Building-level School Improvement Planning Teams look at specific needs/goals of individual buildings, however universally all buildings capture district-wide goals. The School Improvement Planning Teams were established in response to the Commissioner's Regulation 100.11 related to shared-decision making. The team is comprised of Administration, Teachers, Support Staff, Parents, and at the high school level Students. They review a range of issues and d certainly curriculum attainment is within their purview.

The District Student Support Team examines and sets expectations for all buildings utilization of student data - the focus is primarily on academic and behavioral interventions (Rti system), progress monitoring, and related matters. Recently they have been charged with seeking an interim assessment program aligned with the common core. Very few materials are available from publishing companies, yet they have examined and are in the process of piloting 3 products. The costs associated with purchasing this material are immense, the current strategy is to find an appropriate system before dedicating funds. The DSST has activated the common core based AIMS Web product, however this is more diagnostic to individual students and less an evaluation of the curriculum.

The District-Wide Educational Improvement Committee (DWEIC) was also born from Commissioner's Regulation 100.11 as the overarching shared decision making team. Representatives from each building (administrative, instructional, support staff, parents and two high school students) participate on this committee. As with the building-based School Improvement Planning Teams the DWEIC examines a wide range of topics - common core implementation is discussed more on the theoretical level and less by examining individual student data. The DWEIC does establish district expectations and reviews each building's goals prior to their implementation.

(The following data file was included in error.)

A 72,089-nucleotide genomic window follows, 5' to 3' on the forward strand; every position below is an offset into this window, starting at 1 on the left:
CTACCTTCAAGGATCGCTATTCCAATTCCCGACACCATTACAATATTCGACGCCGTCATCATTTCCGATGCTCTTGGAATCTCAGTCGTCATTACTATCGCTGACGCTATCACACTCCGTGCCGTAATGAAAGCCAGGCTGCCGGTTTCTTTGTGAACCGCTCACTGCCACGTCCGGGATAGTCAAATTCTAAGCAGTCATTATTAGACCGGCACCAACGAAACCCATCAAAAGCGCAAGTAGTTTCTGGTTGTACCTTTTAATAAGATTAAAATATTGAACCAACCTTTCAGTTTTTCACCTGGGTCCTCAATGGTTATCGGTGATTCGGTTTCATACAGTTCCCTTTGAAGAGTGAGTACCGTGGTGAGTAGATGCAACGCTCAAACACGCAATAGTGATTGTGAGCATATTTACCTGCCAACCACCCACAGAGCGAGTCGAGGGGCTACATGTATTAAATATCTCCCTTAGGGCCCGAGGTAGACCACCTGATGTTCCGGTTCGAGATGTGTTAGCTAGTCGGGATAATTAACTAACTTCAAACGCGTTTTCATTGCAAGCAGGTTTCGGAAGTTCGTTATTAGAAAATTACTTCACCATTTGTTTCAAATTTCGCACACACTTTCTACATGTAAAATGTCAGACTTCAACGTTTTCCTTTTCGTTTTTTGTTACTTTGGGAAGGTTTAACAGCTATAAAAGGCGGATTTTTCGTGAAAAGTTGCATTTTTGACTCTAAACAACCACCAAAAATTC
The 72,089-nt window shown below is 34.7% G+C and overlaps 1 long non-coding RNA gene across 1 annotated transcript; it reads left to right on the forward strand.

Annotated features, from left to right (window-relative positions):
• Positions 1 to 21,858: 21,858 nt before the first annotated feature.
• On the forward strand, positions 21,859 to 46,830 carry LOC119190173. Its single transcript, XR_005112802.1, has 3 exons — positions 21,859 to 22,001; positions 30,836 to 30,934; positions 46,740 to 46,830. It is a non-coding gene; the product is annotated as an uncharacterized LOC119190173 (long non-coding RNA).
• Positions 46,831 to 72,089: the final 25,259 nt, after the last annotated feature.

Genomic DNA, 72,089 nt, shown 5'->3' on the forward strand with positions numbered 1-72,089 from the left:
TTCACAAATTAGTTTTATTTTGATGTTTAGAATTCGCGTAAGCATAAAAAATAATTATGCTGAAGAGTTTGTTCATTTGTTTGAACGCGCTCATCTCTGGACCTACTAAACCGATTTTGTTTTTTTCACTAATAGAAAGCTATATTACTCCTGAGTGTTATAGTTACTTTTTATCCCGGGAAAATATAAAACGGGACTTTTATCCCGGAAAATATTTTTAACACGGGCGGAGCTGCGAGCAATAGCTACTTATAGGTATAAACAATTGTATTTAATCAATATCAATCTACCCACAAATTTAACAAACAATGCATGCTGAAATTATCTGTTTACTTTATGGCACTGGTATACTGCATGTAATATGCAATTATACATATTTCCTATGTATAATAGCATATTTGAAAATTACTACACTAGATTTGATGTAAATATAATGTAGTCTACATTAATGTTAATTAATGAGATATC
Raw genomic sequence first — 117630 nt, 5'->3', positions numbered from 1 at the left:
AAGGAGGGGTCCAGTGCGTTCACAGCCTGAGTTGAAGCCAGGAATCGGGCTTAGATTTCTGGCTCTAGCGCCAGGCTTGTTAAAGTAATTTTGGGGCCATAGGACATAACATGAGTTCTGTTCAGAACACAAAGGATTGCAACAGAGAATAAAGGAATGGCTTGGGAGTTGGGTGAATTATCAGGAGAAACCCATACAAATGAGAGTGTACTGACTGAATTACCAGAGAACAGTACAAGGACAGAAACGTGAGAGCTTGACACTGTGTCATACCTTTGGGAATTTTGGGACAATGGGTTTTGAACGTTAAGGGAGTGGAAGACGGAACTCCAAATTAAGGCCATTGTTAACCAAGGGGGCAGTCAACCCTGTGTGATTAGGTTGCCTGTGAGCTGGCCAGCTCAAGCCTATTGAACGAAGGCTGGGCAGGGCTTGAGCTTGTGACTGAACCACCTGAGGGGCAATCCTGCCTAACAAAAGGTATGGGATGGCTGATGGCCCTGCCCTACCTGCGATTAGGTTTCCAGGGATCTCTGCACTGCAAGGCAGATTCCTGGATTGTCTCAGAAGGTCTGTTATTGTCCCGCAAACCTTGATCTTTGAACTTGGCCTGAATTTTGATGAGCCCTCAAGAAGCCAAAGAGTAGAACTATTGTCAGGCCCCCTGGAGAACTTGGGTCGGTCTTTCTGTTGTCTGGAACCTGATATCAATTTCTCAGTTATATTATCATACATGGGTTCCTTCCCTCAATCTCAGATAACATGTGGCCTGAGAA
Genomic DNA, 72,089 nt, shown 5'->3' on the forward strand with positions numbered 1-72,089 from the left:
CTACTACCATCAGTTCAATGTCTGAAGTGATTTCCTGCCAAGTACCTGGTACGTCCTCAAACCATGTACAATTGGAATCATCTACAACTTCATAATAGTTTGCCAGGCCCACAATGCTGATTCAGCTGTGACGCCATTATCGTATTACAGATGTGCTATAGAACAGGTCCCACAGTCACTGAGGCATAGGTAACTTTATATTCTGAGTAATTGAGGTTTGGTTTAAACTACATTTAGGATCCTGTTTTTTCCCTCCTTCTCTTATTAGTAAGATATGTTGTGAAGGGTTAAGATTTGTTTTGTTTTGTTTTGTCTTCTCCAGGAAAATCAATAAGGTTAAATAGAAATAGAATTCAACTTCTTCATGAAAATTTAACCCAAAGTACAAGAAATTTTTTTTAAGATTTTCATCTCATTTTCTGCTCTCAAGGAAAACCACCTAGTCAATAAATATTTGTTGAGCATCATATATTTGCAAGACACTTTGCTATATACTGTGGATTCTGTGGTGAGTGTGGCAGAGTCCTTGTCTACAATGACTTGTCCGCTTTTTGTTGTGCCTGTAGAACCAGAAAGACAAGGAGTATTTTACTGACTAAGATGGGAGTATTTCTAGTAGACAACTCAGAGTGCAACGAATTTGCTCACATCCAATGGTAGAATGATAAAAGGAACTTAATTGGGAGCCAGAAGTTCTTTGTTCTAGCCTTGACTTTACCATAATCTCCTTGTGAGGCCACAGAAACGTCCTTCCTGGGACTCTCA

The English Language Arts Committee is newly formed in response to seeking aligned ELA/Literacy materials with the common core. They have currently set up piloting materials from two publishing companies as well as a group working with the State Modules. Early on this group formed out of frustration in the lack of material available to New York State - the State required all schools to use only materials that have been vetted through the Tri-State Rubric, yet since that edict, none have been vetted and the State appears to be abandoning this position. The committee took it upon themselves to measure materials against the Tri-State Rubric and have only piloted material in which the publisher has done the same. This piloting will continue as we also implement the curriculum assessment (interim assessments) the District Student Support Team is working on.

Plattsburgh has embraced working toward the common core despite the lack of curricular material available to schools, the absolute lack of item analysis data from the state on their common core assessments, and sufficient funds for personnel to focus on this matter. Even the state-developed Modules do not contain an assessment system to measure a school's progress with curriculum. They are however a reasonable scope & sequence and provide good examples for teachers, however they remain incomplete in their development. This is the fundamental problem with the way in which the state rolled out the common core - an all at once approach without the materials being developed.

Jay Lebrun, Feb. 28, 2014